On Wednesday, AARP announced its collaboration with three startups that are focused on various aspects of caregiving for seniors. These partnerships are part of a larger strategy for AARP, where the Enterprise Innovation division is under a new leader and has expanded its strategic focus to include product development through in-house “startups.”
After conceiving of and leading the AARP market innovation segment for more than seven years, Jody Holtzman left the organization last November. Enterprise Innovation is now being led by Senior Vice President of Innovation and Product Development Andy Miller.
A self-described “serial entrepreneur,” Miller has founded and led a number of companies, including CardStar, which was acquired by digital marketing giant Constant Contact in 2012. Miller went on to serve as Constant Contact’s chief innovation architect for before joining AARP in July 2016. Previously known as the American Association for Retired Persons, Washington, D.C.-based AARP is a multi-faceted non-profit organization focused on the 50-plus population, and includes affiliated entities such as a foundation and insurance plans.
Under Holtzman’s leadership, the AARP innovation team was focused largely on community engagement, such as through sponsoring events to stimulate the development of products and services for older adults while increasing awareness of concepts such as ageless design, Miller told Senior Housing News.
Community engagement is still a key focus, he explained, but the innovation-related mission and mandate has become broader. There are three primary functional areas that he and his team are working on: product development efforts, launching AARP Innovation Labs, and driving the internal culture of innovation at AARP.
This is not a wholesale reinvention of AARP’s innovation approach; many current projects began during the latter stages of Holtzman’s tenure but now are accelerating, Miller said.
For instance, the product development push, which involves AARP forming and funding its own startup businesses, has been happening for about 18 months. So far, the organization has brought two of these startups to life, with one product already being marketed to the general public.
That product is the “Let’s Be Well” box. This is a box that contains products and information to support people who have just been diagnosed with type 2 diabetes or who are taking steps to gain better control of their condition. The box includes items such as a diabetes cookbook, a plate to help with portion control, and resistance bands for exercises. It is being offered directly to consumers for $50, marketed in concert with the American Diabetes Association. The AARP Let’s Be Well team is also exploring the potential for enterprise sales, including through a pilot with a hospital network.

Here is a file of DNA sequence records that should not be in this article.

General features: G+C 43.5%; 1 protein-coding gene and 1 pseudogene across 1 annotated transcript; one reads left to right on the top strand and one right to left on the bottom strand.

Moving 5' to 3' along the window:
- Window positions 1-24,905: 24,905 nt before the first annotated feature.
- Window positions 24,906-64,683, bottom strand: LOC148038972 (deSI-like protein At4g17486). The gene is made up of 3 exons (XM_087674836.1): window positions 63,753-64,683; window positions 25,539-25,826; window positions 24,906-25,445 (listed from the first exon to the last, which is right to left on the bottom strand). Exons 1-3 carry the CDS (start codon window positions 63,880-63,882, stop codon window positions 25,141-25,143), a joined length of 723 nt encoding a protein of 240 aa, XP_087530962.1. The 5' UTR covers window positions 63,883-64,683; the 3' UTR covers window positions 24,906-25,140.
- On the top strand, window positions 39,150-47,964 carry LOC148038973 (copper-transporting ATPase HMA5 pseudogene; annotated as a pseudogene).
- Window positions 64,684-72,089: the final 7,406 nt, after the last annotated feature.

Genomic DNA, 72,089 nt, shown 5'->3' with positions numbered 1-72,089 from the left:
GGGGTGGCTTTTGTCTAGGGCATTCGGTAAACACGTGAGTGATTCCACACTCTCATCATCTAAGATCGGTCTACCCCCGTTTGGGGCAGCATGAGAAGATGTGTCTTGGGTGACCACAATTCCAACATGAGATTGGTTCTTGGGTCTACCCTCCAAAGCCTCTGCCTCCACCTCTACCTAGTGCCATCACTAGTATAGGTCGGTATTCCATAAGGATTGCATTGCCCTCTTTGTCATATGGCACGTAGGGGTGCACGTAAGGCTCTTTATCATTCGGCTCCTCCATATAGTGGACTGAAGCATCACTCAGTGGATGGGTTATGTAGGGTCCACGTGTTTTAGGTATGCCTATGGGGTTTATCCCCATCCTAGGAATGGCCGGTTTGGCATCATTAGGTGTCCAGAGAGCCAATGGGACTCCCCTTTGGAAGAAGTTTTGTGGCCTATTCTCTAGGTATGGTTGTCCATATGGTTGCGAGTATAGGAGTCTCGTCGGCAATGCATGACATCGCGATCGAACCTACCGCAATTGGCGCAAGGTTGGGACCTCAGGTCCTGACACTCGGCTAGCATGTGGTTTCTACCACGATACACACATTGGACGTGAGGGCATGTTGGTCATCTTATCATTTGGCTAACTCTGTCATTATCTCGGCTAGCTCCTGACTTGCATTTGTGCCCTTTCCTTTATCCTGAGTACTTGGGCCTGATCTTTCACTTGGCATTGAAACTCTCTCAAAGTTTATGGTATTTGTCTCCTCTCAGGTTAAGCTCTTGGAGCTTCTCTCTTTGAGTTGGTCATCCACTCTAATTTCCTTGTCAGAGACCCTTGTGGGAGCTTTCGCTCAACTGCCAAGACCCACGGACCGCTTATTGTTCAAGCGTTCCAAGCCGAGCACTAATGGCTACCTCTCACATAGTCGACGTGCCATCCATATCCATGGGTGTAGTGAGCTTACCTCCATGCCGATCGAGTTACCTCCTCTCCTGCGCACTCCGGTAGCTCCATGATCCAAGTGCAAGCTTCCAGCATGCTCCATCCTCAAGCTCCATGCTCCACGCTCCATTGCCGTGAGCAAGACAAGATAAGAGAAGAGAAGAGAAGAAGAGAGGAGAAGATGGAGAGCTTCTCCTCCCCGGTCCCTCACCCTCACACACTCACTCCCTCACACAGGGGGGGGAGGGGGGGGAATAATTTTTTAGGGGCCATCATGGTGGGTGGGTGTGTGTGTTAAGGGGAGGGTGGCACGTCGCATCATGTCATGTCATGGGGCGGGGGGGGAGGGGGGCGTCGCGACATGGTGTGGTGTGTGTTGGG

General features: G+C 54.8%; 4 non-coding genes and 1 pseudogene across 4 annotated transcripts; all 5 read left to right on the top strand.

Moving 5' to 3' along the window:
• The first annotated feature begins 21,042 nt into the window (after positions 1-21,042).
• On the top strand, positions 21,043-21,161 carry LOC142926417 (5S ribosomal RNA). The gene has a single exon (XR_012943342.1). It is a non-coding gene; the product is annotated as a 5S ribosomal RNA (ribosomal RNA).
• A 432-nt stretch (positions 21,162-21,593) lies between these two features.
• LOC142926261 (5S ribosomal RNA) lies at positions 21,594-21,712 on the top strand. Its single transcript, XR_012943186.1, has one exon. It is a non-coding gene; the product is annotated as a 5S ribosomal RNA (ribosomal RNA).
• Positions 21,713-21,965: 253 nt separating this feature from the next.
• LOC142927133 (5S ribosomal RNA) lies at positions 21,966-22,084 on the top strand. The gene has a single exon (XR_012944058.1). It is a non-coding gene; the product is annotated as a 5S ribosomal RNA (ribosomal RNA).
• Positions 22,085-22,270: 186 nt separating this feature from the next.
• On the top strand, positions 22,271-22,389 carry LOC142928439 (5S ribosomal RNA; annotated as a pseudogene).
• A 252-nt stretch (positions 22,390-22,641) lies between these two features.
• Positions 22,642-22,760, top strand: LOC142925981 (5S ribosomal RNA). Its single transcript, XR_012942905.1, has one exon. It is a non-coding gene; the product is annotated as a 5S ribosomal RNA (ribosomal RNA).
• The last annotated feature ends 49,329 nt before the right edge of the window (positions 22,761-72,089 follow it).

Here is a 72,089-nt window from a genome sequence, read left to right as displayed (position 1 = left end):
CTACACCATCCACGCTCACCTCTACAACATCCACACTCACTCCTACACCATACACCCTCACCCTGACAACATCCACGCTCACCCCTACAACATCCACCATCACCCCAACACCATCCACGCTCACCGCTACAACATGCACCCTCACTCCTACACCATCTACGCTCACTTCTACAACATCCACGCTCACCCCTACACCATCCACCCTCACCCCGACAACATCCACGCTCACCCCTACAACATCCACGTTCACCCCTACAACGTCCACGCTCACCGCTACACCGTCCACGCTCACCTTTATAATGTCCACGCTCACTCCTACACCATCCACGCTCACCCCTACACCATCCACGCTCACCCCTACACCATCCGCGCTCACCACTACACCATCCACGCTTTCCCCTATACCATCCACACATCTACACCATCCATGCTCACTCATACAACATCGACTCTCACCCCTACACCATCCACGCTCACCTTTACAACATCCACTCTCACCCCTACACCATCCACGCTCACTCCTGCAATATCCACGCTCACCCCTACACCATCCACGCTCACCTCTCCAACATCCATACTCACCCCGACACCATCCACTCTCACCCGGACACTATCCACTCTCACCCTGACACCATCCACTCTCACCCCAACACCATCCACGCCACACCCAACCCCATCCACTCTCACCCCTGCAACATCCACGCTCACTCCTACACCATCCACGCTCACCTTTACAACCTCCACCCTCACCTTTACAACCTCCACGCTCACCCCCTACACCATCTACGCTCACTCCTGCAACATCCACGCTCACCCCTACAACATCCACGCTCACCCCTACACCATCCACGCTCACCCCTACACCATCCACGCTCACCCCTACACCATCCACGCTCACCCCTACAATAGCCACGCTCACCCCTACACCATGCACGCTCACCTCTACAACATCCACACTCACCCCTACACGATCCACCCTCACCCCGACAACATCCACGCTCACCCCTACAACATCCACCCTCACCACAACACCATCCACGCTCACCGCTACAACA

This box is the starting point for a larger Let’s Be Well push, Miller said. Additional boxes could be created for other conditions, such as heart disease. And the box can be a starting point to create a whole “ecosystem” of support for seniors living with these conditions, which could ultimately include digital resources—say, tele-dietiticians or physical trainers available on demand through an app.
A second AARP startup is called Confetti. The product here is a digital tool to compile photos, text and other content to celebrate moments in people’s lives.
“Let’s say it’s mom and dad’s 50th anniversary, and I want to create a keepsake gift, I’ll email everyone I know who is important in their life, asking them to contribute pictures and stories,” Miller said. Confetti then creates a free, shareable, digital “keepsake,” which Miller likened to the posts Facebook creates for users, such as, “this is your April in 30 seconds.”
Confetti is currently going through internal testing by AARP employees and family members.
Funding for these efforts is entirely internal to AARP, Miller said. While he declined to share exact figures, he explained the funding process.
“The product development team is resourced in a way that enables us to move very quickly, and we treat it like any startup would be treated from a venture capital perspective,” he said. “We have a four-stage model that drives how much capital each project can get.”